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This article is meant to be used with and as a backup to the information found in the SDM Screen spreadsheet found at (../software/default.html) and Sizing Vibratory screens at ( Sizing Vibratory Screens)

 Vibrating screens are primarily classification devices, used for separating a feed stream into two or more products of dif­ferent size ranges.  They are also used for dewatering clean coal and refuse products from cleaning processes, and for media recover following dense medium separation.  If they are used to remove excess of water and fines from a feed stream prior to cleaning they are often referred to as desliming screens.  The general nomencla­ture and definition of screens whether they are used for classification or dewater­ing is essentially the same.

 Clean coal and refuse from a wet cleaning device is usually accompanied by large volumes of water which must be removed from the coal.  At the same time, the coal is often separated into various size ranges for subsequent crushing or further dewater­ing action.

 Coarse coal may be sized and dewatered on the same screen.   Coarse coal to be dewatered can either be presized before cleaning or can contain all the fines.  If it is presized, with the fine coal removed it can be dewatered at openings ranging from 0.5 mm to 6 mm, depending upon the market requirements of the coal, unless it is necessary to remove the fine coal caused by degradation in the process.   Fine coal is not usually sized since the main purpose of the screen is to retain the coal solids while removing water.

 Dewatering screen selection is based on handling a bed depth thin enough to be free-draining.  The depth of coal is a function of the size of coal being dewatered.  The smaller the average particle size, the more difficult it is to drain and the thinner the bed must be.  The presence of fine coal particles tends to fill up the voids and hold the water.  Dewatering screens are usually 3.5 M (12 ft.) or longer depending upon the dewatering efficiency required and the size distribution of the coal being dewatered.  Bed depth is normally con­sidered to be no more than three times the largest particle size as a maximum.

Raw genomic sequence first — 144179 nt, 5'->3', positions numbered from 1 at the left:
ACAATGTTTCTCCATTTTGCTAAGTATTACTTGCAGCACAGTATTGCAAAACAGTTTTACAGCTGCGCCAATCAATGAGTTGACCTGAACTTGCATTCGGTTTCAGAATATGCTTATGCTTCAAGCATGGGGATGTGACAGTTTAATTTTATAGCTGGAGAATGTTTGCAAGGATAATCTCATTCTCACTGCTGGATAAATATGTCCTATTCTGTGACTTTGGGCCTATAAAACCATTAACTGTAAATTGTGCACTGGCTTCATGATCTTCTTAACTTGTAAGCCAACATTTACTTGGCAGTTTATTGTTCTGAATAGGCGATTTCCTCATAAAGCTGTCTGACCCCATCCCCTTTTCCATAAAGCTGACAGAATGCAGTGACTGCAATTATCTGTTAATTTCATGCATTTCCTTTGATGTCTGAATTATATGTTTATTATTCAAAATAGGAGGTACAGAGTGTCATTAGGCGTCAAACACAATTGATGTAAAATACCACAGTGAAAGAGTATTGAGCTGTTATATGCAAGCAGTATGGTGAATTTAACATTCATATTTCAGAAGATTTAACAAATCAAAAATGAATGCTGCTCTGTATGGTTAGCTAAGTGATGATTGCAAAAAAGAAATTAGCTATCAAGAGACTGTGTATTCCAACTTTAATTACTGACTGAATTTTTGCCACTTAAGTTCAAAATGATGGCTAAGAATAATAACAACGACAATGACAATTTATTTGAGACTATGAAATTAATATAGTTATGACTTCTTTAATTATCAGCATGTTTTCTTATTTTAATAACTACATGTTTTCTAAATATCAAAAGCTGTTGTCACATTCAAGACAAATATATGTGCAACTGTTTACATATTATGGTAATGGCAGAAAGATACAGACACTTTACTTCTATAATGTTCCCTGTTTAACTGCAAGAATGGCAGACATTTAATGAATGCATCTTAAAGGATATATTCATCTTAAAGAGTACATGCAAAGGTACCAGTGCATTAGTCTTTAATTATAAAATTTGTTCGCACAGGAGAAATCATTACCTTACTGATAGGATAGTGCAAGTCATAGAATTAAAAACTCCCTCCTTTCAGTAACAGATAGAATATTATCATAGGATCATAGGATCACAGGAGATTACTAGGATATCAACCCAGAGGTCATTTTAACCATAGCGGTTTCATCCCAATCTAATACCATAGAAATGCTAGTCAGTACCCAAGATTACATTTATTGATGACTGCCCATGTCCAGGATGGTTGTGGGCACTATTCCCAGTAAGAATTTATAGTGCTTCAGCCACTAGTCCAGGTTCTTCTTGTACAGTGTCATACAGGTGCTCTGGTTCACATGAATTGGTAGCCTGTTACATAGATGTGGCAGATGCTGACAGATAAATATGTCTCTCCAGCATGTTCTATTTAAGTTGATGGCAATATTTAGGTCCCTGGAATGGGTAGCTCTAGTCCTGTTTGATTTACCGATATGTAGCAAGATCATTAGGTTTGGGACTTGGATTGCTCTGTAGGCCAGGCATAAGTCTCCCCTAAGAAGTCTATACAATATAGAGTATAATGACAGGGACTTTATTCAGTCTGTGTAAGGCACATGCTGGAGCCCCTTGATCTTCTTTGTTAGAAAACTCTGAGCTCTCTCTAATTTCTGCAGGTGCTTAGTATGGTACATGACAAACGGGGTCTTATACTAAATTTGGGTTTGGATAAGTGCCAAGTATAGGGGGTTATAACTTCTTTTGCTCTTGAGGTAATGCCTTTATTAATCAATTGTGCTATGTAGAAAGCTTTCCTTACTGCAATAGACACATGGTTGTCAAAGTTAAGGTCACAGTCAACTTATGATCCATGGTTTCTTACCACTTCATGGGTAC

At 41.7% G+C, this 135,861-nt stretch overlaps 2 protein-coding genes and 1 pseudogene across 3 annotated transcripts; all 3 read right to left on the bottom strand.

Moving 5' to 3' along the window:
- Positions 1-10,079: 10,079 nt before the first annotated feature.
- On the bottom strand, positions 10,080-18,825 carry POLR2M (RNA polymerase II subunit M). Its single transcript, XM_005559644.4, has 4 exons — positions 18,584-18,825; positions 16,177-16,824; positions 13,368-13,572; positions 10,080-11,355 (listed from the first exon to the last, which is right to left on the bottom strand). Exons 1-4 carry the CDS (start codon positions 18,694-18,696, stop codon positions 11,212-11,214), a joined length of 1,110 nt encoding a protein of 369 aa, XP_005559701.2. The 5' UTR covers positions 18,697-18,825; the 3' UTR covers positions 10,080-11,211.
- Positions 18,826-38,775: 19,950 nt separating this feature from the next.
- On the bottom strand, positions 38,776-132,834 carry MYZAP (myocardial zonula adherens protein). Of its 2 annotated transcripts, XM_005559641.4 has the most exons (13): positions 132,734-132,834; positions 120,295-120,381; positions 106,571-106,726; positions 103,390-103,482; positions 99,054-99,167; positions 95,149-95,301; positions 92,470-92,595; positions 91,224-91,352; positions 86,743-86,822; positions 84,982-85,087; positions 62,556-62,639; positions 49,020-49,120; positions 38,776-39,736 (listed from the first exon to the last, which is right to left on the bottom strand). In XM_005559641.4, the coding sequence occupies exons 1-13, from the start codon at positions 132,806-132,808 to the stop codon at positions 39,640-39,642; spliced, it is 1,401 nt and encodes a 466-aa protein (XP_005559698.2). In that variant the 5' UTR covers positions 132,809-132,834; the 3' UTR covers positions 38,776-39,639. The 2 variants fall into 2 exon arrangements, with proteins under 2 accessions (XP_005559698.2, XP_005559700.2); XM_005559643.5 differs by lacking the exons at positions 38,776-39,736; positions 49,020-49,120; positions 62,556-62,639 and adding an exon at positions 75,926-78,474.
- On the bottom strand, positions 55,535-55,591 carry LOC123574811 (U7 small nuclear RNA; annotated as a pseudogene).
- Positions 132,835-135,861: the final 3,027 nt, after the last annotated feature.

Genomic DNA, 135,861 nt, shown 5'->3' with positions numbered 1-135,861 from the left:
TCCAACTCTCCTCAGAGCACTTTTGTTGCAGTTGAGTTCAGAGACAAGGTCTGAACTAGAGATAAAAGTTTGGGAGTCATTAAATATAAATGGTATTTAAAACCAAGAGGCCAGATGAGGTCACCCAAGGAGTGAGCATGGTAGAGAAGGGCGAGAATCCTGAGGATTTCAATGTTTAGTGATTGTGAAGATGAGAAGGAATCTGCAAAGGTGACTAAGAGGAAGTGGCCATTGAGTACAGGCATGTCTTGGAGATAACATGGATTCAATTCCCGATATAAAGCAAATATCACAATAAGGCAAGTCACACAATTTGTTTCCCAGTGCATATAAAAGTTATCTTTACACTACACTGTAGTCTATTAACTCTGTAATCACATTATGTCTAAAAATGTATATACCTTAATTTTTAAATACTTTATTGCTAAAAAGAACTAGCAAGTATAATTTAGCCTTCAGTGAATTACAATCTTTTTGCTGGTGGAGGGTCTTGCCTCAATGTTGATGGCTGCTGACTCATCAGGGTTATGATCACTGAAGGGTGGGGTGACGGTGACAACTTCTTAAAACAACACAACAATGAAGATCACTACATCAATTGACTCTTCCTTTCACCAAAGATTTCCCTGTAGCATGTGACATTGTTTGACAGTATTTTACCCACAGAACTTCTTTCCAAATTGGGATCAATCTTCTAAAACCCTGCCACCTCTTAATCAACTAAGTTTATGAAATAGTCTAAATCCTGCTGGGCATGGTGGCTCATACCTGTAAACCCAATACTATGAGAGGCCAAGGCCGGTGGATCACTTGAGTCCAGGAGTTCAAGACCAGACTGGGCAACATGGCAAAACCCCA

When dewatering fine coal (12 mm or 6 mm x 0), sizing is not important.  The purpose of the screen is to retain the coal solids while removing the water.  The openings in the screen surface are usually small (0.25 mm to 0.5 mm) and it is necessary to provide sufficient screen area to pass the water.  In order to obtain satisfactory screen surface life, practice is to use profile wire screen surface.

 Because of the tendency of fine coal to pack, stratify, or form a blanket or cake, better dewatering can be obtained if the bed is periodically disturbed.  In order to mix up the bed of coal, cross-dams are usually used, which forces the coal to climb over the dam and makes the bed more porous permitting the free drainage of water.  Many operators use spray water to break-up the bed of coal or a combination of dams and sprays may be used. 

 If there is a large amount of free water with the feed coal, a stationary sieve or sieve bend ahead of the screen may be used to reduce the water.  The capacity of fine coal dewatering screens is influenced by the amount of water with the feed.  If the amount of water is too great, the high entrance velocity will cause the coal to flush-down the deck reducing the available area for the watering.  Under these con­ditions, the surface moisture of the dewatered product will be high and under ex­treme conditions, free water will be discharged with the coal.  In order to prevent this, the amount of water admitted to the feed must be limited.

The use of dense medium in cleaning coal is based on the difference in specific gravity between the coal and its impurities.  A suspension of finely ground media (usually magnetite) and water with the specific gravity maintained at a point be­tween the specific gravity of the coal and the refuse is used.  Media is expensive and it is desirable to recover the maximum amount possible and to recirculate it in­side the circuit.  Following the dense medium process, the clean coal and refuse products are handled separately to remove the water and recover the media.